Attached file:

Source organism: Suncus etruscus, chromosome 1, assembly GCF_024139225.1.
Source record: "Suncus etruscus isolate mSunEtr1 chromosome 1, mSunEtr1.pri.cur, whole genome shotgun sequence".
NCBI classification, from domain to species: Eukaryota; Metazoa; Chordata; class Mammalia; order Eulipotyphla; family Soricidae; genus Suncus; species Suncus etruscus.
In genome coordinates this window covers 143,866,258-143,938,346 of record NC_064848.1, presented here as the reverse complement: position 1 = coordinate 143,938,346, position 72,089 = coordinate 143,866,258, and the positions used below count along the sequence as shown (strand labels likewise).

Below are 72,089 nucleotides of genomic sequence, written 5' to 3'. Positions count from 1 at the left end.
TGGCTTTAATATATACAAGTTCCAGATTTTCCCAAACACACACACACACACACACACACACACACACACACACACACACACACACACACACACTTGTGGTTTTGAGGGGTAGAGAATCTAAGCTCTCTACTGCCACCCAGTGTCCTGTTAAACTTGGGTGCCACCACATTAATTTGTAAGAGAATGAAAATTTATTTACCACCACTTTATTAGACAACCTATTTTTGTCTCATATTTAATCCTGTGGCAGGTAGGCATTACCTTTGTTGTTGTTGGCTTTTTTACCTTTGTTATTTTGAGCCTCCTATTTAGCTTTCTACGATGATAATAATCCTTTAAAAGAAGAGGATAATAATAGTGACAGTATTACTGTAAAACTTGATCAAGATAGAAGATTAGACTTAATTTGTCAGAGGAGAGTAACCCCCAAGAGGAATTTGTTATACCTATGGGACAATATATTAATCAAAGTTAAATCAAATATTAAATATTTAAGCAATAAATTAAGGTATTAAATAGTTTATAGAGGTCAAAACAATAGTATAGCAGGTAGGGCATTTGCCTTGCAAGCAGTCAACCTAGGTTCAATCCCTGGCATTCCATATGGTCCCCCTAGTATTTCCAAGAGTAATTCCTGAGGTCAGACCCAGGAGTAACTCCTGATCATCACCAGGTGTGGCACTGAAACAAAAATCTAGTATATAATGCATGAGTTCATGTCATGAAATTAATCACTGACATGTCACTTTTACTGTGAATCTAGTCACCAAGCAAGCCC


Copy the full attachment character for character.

Source organism: Suncus etruscus, chromosome 1, assembly GCF_024139225.1.
Source record: "Suncus etruscus isolate mSunEtr1 chromosome 1, mSunEtr1.pri.cur, whole genome shotgun sequence".
NCBI classification, from domain to species: Eukaryota; Metazoa; Chordata; class Mammalia; order Eulipotyphla; family Soricidae; genus Suncus; species Suncus etruscus.
In genome coordinates this window covers 143,866,258-143,938,346 of record NC_064848.1, presented here as the reverse complement: position 1 = coordinate 143,938,346, position 72,089 = coordinate 143,866,258, and the positions used below count along the sequence as shown (strand labels likewise).

Below are 72,089 nucleotides of genomic sequence, written 5' to 3'. Positions count from 1 at the left end.
TGGCTTTAATATATACAAGTTCCAGATTTTCCCAAACACACACACACACACACACACACACACACACACACACACACACACACACACACACACTTGTGGTTTTGAGGGGTAGAGAATCTAAGCTCTCTACTGCCACCCAGTGTCCTGTTAAACTTGGGTGCCACCACATTAATTTGTAAGAGAATGAAAATTTATTTACCACCACTTTATTAGACAACCTATTTTTGTCTCATATTTAATCCTGTGGCAGGTAGGCATTACCTTTGTTGTTGTTGGCTTTTTTACCTTTGTTATTTTGAGCCTCCTATTTAGCTTTCTACGATGATAATAATCCTTTAAAAGAAGAGGATAATAATAGTGACAGTATTACTGTAAAACTTGATCAAGATAGAAGATTAGACTTAATTTGTCAGAGGAGAGTAACCCCCAAGAGGAATTTGTTATACCTATGGGACAATATATTAATCAAAGTTAAATCAAATATTAAATATTTAAGCAATAAATTAAGGTATTAAATAGTTTATAGAGGTCAAAACAATAGTATAGCAGGTAGGGCATTTGCCTTGCAAGCAGTCAACCTAGGTTCAATCCCTGGCATTCCATATGGTCCCCCTAGTATTTCCAAGAGTAATTCCTGAGGTCAGACCCAGGAGTAACTCCTGATCATCACCAGGTGTGGCACTGAAACAAAAATCTAGTATATAATGCATGAGTTCATGTCATGAAATTAATCACTGACATGTCACTTTTACTGTGAATCTAGTCACCAAGCAAGCCC